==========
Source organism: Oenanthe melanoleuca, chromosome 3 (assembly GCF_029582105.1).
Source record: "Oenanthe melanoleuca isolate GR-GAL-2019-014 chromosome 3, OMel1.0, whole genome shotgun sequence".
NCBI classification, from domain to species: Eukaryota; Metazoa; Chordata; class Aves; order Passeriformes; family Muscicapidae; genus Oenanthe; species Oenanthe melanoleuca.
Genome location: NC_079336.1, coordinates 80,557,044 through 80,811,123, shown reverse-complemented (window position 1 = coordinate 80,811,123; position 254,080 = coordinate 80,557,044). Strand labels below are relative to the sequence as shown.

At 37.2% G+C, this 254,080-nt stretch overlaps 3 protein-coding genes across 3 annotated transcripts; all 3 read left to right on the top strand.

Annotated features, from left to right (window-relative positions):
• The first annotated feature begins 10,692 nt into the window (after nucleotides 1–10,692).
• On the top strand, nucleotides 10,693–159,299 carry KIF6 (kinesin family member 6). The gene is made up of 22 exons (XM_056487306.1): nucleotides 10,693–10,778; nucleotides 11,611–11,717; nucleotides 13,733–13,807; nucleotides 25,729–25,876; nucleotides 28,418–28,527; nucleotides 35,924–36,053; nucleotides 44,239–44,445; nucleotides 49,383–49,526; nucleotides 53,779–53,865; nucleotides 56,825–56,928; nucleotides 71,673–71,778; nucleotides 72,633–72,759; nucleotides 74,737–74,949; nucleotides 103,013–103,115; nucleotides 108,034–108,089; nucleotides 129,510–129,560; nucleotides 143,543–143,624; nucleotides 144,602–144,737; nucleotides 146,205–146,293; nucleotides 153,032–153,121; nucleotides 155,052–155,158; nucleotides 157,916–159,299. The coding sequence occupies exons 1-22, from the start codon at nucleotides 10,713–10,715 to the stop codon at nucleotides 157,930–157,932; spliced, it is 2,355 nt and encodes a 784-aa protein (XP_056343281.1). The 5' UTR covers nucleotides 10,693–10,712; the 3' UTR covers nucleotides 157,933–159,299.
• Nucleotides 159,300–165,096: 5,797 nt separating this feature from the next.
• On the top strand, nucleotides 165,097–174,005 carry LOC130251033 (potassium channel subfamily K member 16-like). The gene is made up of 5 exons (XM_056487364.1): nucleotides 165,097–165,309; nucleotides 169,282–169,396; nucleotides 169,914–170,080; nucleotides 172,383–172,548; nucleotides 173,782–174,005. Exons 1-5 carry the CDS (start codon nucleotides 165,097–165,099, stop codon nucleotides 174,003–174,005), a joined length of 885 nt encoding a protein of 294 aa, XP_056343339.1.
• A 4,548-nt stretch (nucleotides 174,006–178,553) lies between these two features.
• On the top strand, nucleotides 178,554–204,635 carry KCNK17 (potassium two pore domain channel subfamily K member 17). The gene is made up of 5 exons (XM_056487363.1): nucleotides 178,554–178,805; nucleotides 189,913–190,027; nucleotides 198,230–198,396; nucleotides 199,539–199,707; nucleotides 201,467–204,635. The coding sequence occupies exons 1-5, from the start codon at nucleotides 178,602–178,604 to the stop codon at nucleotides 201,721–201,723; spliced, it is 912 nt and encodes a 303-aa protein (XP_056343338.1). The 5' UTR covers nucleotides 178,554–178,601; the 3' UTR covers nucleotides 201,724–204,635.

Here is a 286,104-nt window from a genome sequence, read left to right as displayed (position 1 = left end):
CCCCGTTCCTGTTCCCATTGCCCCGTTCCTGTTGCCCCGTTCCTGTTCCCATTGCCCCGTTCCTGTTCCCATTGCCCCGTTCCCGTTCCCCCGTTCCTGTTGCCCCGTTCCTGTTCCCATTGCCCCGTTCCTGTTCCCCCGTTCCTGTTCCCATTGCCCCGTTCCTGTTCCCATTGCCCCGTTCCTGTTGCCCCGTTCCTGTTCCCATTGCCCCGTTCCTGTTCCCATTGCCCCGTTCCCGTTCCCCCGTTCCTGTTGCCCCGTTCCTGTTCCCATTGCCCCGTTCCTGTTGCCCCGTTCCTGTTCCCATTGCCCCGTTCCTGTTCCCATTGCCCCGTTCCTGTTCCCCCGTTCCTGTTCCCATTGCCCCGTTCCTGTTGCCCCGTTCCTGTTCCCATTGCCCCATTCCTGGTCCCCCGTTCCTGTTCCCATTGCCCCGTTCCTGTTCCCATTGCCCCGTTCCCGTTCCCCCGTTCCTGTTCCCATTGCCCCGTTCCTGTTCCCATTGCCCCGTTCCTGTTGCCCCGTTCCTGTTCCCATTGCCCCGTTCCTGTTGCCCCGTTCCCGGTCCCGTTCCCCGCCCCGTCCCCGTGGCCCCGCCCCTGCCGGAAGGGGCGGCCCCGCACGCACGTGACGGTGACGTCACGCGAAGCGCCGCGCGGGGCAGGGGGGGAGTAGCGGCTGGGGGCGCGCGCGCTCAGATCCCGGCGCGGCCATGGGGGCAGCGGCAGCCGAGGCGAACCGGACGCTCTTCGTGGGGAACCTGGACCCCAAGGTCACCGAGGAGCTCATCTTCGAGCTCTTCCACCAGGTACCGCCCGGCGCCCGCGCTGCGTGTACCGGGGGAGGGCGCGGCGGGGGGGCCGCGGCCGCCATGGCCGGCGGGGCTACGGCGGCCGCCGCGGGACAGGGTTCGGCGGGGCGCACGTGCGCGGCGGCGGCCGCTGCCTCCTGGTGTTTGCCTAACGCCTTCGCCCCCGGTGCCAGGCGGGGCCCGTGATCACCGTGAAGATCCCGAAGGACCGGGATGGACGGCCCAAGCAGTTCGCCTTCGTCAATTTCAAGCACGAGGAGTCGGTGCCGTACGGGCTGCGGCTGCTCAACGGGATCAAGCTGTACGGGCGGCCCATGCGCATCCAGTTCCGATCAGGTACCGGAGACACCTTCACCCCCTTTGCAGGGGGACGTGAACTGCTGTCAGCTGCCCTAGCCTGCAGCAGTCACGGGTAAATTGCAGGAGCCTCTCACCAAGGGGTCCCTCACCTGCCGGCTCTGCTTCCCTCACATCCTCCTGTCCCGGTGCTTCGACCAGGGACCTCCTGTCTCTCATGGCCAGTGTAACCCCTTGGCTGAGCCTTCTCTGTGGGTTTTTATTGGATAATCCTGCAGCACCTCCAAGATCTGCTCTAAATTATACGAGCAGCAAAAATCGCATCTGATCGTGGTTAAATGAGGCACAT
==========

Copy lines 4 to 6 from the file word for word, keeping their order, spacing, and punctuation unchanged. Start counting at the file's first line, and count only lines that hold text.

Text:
Genome location: NC_079336.1, coordinates 80,557,044 through 80,811,123, shown reverse-complemented (window position 1 = coordinate 80,811,123; position 254,080 = coordinate 80,557,044). Strand labels below are relative to the sequence as shown.

At 37.2% G+C, this 254,080-nt stretch overlaps 3 protein-coding genes across 3 annotated transcripts; all 3 read left to right on the top strand.

Annotated features, from left to right (window-relative positions):